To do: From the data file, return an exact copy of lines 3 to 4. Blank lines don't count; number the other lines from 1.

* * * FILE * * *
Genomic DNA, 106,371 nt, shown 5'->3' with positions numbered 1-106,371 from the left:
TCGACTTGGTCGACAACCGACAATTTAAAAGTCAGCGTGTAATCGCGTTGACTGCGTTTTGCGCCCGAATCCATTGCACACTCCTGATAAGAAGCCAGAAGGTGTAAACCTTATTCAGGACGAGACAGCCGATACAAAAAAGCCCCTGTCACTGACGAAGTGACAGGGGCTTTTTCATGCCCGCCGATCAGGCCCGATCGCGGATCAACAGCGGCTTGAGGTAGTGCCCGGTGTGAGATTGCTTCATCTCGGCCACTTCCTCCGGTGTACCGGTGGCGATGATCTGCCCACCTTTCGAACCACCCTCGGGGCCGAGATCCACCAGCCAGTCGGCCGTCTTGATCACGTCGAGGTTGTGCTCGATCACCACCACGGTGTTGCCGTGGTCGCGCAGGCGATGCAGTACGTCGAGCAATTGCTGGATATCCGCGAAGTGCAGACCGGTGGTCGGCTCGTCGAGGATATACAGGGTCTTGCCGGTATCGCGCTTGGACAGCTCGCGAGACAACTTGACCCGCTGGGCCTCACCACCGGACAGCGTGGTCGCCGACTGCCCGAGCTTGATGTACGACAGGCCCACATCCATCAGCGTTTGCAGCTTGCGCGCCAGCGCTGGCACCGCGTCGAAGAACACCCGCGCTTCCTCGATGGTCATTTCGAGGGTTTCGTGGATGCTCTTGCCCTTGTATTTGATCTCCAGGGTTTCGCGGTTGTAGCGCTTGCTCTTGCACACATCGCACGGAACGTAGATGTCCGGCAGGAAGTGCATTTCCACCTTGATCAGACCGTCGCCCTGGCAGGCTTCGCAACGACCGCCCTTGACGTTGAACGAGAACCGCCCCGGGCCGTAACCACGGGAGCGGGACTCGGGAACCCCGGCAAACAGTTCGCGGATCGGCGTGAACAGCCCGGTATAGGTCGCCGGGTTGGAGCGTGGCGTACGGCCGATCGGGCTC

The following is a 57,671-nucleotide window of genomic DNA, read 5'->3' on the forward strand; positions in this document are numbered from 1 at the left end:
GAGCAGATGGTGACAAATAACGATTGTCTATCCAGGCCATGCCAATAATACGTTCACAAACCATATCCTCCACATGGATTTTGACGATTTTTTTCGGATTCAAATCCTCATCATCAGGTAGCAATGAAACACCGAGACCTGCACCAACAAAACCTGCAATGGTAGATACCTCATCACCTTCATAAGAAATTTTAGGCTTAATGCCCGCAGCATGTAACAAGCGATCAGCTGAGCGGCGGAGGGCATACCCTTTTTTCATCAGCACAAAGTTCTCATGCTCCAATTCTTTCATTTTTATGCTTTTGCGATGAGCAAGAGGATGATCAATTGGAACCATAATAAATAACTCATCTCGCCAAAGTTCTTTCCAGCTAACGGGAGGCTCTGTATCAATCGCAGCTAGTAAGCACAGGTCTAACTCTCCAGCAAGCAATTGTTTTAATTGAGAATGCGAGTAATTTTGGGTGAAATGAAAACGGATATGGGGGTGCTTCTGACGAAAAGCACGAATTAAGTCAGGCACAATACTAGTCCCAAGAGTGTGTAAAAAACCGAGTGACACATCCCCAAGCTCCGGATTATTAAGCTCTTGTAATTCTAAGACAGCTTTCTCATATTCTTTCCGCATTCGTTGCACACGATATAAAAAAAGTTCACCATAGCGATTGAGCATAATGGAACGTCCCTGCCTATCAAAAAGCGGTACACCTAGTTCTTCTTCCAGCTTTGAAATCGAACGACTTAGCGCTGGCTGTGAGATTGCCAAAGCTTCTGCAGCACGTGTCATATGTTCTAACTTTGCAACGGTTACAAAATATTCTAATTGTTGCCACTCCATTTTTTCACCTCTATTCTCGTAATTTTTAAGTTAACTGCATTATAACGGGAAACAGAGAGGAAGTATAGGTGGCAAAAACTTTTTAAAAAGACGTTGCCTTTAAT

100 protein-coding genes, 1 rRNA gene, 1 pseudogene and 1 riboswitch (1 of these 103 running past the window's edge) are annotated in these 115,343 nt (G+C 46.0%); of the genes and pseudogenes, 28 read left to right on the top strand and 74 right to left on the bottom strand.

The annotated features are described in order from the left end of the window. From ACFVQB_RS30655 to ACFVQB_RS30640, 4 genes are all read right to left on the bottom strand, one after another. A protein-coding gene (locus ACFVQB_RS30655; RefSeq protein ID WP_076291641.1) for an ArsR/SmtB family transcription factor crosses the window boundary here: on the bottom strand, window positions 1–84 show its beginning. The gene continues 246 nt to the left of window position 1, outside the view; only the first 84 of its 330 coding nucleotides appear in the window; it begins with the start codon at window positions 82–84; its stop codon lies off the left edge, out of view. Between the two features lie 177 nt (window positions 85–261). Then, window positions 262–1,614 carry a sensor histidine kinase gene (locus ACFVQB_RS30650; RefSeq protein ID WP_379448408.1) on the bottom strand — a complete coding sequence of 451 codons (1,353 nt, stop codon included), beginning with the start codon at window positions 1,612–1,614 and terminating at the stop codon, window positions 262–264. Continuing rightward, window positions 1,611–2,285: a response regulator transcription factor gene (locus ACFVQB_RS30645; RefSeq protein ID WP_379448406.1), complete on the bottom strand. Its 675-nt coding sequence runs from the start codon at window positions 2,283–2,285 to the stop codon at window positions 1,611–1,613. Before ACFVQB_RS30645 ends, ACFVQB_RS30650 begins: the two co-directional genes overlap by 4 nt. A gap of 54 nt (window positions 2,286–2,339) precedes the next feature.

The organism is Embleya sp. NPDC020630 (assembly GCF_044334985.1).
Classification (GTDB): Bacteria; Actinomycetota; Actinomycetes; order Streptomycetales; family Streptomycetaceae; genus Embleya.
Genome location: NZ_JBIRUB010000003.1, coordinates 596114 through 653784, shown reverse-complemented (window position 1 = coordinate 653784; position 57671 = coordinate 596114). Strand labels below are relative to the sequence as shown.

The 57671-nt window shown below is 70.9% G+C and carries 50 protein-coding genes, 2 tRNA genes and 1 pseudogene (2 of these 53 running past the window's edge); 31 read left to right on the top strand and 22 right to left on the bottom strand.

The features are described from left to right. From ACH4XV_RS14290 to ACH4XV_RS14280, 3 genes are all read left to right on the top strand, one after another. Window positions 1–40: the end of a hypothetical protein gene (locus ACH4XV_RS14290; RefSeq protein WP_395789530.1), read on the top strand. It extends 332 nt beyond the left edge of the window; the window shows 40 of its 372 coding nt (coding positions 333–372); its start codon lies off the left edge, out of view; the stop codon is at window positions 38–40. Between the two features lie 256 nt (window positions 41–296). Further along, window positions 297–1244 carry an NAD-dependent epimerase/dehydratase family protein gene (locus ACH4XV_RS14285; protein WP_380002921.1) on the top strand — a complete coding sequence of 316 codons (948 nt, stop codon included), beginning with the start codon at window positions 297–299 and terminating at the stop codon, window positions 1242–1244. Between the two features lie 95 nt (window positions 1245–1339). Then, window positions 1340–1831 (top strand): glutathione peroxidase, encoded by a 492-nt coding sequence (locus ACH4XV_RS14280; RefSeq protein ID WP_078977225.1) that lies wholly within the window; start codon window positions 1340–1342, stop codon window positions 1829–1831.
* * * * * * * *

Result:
The following is a 57,671-nucleotide window of genomic DNA, read 5'->3' on the forward strand; positions in this document are numbered from 1 at the left end:
GAGCAGATGGTGACAAATAACGATTGTCTATCCAGGCCATGCCAATAATACGTTCACAAACCATATCCTCCACATGGATTTTGACGATTTTTTTCGGATTCAAATCCTCATCATCAGGTAGCAATGAAACACCGAGACCTGCACCAACAAAACCTGCAATGGTAGATACCTCATCACCTTCATAAGAAATTTTAGGCTTAATGCCCGCAGCATGTAACAAGCGATCAGCTGAGCGGCGGAGGGCATACCCTTTTTTCATCAGCACAAAGTTCTCATGCTCCAATTCTTTCATTTTTATGCTTTTGCGATGAGCAAGAGGATGATCAATTGGAACCATAATAAATAACTCATCTCGCCAAAGTTCTTTCCAGCTAACGGGAGGCTCTGTATCAATCGCAGCTAGTAAGCACAGGTCTAACTCTCCAGCAAGCAATTGTTTTAATTGAGAATGCGAGTAATTTTGGGTGAAATGAAAACGGATATGGGGGTGCTTCTGACGAAAAGCACGAATTAAGTCAGGCACAATACTAGTCCCAAGAGTGTGTAAAAAACCGAGTGACACATCCCCAAGCTCCGGATTATTAAGCTCTTGTAATTCTAAGACAGCTTTCTCATATTCTTTCCGCATTCGTTGCACACGATATAAAAAAAGTTCACCATAGCGATTGAGCATAATGGAACGTCCCTGCCTATCAAAAAGCGGTACACCTAGTTCTTCTTCCAGCTTTGAAATCGAACGACTTAGCGCTGGCTGTGAGATTGCCAAAGCTTCTGCAGCACGTGTCATATGTTCTAACTTTGCAACGGTTACAAAATATTCTAATTGTTGCCACTCCATTTTTTCACCTCTATTCTCGTAATTTTTAAGTTAACTGCATTATAACGGGAAACAGAGAGGAAGTATAGGTGGCAAAAACTTTTTAAAAAGACGTTGCCTTTAAT